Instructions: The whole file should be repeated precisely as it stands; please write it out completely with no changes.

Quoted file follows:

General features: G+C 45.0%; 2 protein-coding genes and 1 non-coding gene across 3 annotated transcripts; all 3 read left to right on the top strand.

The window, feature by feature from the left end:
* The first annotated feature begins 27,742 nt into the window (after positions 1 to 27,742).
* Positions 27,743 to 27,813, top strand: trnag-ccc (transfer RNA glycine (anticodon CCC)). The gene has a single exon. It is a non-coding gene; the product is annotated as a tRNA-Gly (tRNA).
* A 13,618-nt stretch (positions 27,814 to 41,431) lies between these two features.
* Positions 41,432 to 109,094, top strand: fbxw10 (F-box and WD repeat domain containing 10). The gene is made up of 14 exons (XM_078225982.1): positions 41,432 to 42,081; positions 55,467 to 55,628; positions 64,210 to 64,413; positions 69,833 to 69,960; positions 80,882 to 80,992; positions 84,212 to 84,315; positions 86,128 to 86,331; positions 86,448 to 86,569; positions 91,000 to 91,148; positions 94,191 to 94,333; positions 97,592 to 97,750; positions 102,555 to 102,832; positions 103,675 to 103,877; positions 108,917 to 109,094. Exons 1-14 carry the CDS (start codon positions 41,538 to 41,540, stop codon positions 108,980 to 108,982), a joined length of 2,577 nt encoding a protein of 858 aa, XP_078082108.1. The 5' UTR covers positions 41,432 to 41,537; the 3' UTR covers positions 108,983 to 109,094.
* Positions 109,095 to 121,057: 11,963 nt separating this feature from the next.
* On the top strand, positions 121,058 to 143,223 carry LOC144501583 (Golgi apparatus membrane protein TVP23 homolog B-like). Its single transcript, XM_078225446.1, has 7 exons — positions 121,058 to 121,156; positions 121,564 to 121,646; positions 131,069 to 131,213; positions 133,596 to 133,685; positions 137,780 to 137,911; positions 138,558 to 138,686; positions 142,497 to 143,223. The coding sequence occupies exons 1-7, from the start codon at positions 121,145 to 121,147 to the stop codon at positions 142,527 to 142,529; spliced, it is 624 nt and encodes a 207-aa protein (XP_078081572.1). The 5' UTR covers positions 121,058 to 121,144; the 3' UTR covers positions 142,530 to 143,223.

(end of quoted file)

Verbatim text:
General features: G+C 45.0%; 2 protein-coding genes and 1 non-coding gene across 3 annotated transcripts; all 3 read left to right on the top strand.

The window, feature by feature from the left end:
* The first annotated feature begins 27,742 nt into the window (after positions 1 to 27,742).
* Positions 27,743 to 27,813, top strand: trnag-ccc (transfer RNA glycine (anticodon CCC)). The gene has a single exon. It is a non-coding gene; the product is annotated as a tRNA-Gly (tRNA).
* A 13,618-nt stretch (positions 27,814 to 41,431) lies between these two features.
* Positions 41,432 to 109,094, top strand: fbxw10 (F-box and WD repeat domain containing 10). The gene is made up of 14 exons (XM_078225982.1): positions 41,432 to 42,081; positions 55,467 to 55,628; positions 64,210 to 64,413; positions 69,833 to 69,960; positions 80,882 to 80,992; positions 84,212 to 84,315; positions 86,128 to 86,331; positions 86,448 to 86,569; positions 91,000 to 91,148; positions 94,191 to 94,333; positions 97,592 to 97,750; positions 102,555 to 102,832; positions 103,675 to 103,877; positions 108,917 to 109,094. Exons 1-14 carry the CDS (start codon positions 41,538 to 41,540, stop codon positions 108,980 to 108,982), a joined length of 2,577 nt encoding a protein of 858 aa, XP_078082108.1. The 5' UTR covers positions 41,432 to 41,537; the 3' UTR covers positions 108,983 to 109,094.
* Positions 109,095 to 121,057: 11,963 nt separating this feature from the next.
* On the top strand, positions 121,058 to 143,223 carry LOC144501583 (Golgi apparatus membrane protein TVP23 homolog B-like). Its single transcript, XM_078225446.1, has 7 exons — positions 121,058 to 121,156; positions 121,564 to 121,646; positions 131,069 to 131,213; positions 133,596 to 133,685; positions 137,780 to 137,911; positions 138,558 to 138,686; positions 142,497 to 143,223. The coding sequence occupies exons 1-7, from the start codon at positions 121,145 to 121,147 to the stop codon at positions 142,527 to 142,529; spliced, it is 624 nt and encodes a 207-aa protein (XP_078081572.1). The 5' UTR covers positions 121,058 to 121,144; the 3' UTR covers positions 142,530 to 143,223.